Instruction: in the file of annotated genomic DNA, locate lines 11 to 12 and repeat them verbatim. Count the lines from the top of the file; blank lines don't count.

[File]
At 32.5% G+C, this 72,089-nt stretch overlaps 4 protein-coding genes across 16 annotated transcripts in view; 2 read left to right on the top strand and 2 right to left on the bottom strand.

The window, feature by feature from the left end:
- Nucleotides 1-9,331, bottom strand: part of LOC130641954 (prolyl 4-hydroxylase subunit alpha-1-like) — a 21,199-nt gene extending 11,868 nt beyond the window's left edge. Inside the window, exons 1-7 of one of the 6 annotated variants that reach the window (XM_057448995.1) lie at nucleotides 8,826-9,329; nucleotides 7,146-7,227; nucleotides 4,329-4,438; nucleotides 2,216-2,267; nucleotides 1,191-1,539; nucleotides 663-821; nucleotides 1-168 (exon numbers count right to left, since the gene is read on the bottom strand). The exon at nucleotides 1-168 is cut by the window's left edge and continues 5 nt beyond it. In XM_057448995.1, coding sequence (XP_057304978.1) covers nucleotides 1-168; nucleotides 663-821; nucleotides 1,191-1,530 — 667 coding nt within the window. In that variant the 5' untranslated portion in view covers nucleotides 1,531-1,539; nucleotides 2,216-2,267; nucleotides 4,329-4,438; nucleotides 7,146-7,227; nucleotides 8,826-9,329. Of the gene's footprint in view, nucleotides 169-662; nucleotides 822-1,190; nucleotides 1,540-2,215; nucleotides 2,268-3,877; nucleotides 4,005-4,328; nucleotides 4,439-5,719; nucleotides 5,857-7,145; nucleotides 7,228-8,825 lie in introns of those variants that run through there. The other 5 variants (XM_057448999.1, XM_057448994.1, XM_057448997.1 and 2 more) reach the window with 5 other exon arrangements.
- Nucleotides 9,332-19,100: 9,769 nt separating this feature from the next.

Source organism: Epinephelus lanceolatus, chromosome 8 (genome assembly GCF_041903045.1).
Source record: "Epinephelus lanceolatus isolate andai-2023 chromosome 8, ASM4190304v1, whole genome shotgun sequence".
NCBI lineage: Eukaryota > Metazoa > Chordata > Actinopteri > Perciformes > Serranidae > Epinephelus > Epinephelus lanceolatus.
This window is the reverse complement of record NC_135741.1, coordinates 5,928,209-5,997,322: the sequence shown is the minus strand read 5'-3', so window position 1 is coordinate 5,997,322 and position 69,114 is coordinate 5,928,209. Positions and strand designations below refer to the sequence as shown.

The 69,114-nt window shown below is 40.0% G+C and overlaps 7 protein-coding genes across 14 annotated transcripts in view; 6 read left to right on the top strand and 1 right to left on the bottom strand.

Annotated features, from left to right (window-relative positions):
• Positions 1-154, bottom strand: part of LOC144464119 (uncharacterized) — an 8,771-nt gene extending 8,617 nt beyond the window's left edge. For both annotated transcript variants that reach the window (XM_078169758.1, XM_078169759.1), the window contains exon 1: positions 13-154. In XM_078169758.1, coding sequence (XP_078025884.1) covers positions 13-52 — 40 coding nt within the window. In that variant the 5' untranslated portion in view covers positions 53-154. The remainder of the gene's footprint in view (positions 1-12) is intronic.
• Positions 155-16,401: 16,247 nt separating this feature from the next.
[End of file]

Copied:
• Positions 1-154, bottom strand: part of LOC144464119 (uncharacterized) — an 8,771-nt gene extending 8,617 nt beyond the window's left edge. For both annotated transcript variants that reach the window (XM_078169758.1, XM_078169759.1), the window contains exon 1: positions 13-154. In XM_078169758.1, coding sequence (XP_078025884.1) covers positions 13-52 — 40 coding nt within the window. In that variant the 5' untranslated portion in view covers positions 53-154. The remainder of the gene's footprint in view (positions 1-12) is intronic.
• Positions 155-16,401: 16,247 nt separating this feature from the next.